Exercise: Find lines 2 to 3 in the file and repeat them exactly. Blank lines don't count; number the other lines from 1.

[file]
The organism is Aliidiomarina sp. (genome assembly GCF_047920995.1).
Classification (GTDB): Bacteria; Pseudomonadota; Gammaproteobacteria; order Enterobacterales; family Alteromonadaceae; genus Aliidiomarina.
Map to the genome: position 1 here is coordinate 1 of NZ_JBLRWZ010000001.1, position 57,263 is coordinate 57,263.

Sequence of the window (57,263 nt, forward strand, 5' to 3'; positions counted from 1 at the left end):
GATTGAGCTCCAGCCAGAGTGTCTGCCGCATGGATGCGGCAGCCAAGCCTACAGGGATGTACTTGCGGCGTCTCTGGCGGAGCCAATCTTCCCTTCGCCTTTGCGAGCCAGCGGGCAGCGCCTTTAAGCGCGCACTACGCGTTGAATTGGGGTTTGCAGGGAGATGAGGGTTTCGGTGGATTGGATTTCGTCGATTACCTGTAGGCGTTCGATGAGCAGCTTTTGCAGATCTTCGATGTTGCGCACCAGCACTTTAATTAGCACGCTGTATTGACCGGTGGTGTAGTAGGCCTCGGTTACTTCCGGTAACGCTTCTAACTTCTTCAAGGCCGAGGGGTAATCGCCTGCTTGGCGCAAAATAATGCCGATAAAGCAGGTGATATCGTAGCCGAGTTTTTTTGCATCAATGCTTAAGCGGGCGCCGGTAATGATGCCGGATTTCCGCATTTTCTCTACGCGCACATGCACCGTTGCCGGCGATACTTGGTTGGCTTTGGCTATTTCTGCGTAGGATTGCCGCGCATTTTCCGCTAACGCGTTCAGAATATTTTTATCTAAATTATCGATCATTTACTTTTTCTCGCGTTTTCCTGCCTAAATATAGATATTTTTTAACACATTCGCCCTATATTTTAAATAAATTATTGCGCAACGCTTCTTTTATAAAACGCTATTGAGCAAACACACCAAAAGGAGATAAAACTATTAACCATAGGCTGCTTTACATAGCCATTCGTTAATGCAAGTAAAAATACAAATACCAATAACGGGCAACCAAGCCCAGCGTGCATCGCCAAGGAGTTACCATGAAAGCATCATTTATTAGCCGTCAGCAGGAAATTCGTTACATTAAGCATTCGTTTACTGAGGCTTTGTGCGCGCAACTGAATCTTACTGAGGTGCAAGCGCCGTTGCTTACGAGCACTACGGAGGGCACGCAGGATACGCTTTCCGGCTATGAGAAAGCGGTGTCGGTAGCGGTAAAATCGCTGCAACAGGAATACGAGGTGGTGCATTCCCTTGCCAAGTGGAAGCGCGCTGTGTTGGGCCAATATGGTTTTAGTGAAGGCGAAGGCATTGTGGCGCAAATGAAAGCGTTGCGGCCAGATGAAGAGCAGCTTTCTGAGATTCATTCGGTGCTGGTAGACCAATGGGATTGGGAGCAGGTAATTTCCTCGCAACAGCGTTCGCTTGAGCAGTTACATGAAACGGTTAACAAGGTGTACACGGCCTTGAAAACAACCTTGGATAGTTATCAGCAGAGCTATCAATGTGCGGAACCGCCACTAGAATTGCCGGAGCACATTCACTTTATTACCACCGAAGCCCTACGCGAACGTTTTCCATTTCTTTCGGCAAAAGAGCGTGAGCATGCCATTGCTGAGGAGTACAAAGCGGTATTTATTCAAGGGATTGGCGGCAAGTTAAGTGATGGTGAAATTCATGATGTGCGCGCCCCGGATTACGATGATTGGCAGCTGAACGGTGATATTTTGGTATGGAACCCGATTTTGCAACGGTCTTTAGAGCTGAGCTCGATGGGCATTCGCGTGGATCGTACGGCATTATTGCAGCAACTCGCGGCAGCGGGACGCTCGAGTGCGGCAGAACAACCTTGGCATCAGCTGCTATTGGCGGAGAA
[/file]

Classification (GTDB): Bacteria; Pseudomonadota; Gammaproteobacteria; order Enterobacterales; family Alteromonadaceae; genus Aliidiomarina.
Map to the genome: position 1 here is coordinate 1 of NZ_JBLRWZ010000001.1, position 57,263 is coordinate 57,263.